REGIONAL— A court-ordered stay on two key permits for PolyMet Mining’s proposed NorthMet copper-nickel mine near Hoyt Lakes, will continue, at least until sometime in early 2020. Chief Judge …
REGIONAL— A court-ordered stay on two key permits for PolyMet Mining’s proposed NorthMet copper-nickel mine near Hoyt Lakes, will continue, at least until sometime in early 2020. Chief Judge Edward J. Cleary issued that order on Oct. 24, which means that two DNR-issued permits, including PolyMet’s dam safety permit and permit to mine, will remain suspended until the court rules on ongoing litigation over those permits. That decision is expected sometime in late January.
A coalition of environmental groups and the Fond du Lac Band challenged the DNR’s decision to issue those permits along with its decision not to conduct a contested case hearing that would have allowed mine opponents to challenge some of the conclusions the DNR reached regarding the permits.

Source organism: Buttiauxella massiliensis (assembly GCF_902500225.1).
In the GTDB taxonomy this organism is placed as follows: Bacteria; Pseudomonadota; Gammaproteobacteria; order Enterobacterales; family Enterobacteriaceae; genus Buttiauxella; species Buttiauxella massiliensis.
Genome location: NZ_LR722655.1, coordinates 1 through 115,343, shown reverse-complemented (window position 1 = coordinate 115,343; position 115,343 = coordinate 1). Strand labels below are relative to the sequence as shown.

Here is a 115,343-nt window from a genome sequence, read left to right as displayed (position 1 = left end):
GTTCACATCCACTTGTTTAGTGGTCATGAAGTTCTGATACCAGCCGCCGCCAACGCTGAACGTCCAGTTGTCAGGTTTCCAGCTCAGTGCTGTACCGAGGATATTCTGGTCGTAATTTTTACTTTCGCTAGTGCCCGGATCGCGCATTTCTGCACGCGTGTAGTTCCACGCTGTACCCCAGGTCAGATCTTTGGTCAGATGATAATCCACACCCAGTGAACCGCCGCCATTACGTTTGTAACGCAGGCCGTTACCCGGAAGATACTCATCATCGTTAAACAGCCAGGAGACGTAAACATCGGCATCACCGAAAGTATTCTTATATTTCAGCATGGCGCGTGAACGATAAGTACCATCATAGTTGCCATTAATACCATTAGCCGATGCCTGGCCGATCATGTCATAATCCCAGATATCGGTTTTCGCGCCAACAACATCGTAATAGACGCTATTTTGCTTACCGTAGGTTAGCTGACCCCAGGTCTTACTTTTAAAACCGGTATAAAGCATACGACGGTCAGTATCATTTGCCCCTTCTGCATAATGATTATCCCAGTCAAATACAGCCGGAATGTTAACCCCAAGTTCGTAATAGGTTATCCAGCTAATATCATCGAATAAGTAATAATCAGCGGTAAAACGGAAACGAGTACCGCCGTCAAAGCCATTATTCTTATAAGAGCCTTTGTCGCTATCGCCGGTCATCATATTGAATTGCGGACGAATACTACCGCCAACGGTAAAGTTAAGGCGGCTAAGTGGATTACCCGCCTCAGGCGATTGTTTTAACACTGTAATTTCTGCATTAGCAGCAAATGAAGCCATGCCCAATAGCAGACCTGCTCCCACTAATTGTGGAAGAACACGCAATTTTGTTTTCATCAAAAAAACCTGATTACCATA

“Based on the record and the arguments of the parties, we conclude that is appropriate to continue the stay through this court’s disposition of the appeals,” wrote Judge Cleary in his order.
Lawyers for the environmental groups, the Fond du Lac Band, the DNR, and PolyMet offered oral arguments before a three-judge panel of the Court of Appeals, which included Cleary, on Oct. 23. The court had issued a stay back in September pending the Oct. 23 hearing. In a nine-page order issued on Sept. 18, Cleary had written: “The DNR shall be prepared to advise the court on the status of post-permit developments, including its evaluation of the Brumadinho dam failure and its consideration of whether Glencore will be added as a co-permittee.”
The continuation of the stay suggests that the judges may have been less than satisfied with the DNR’s answers on those questions.
The Court of Appeals, back in August, had also placed a stay on PolyMet’s water discharge permit over allegations that officials with the Minnesota Pollution Control Agency pressured top administrators in the Region 5 office of the Environmental Protection Agency to withhold written comments raising concerns about the permit’s compliance with the Clean Water Act. Litigation over those allegations and the discharge permit is continuing.
The Timberjay will have more on this story as it develops.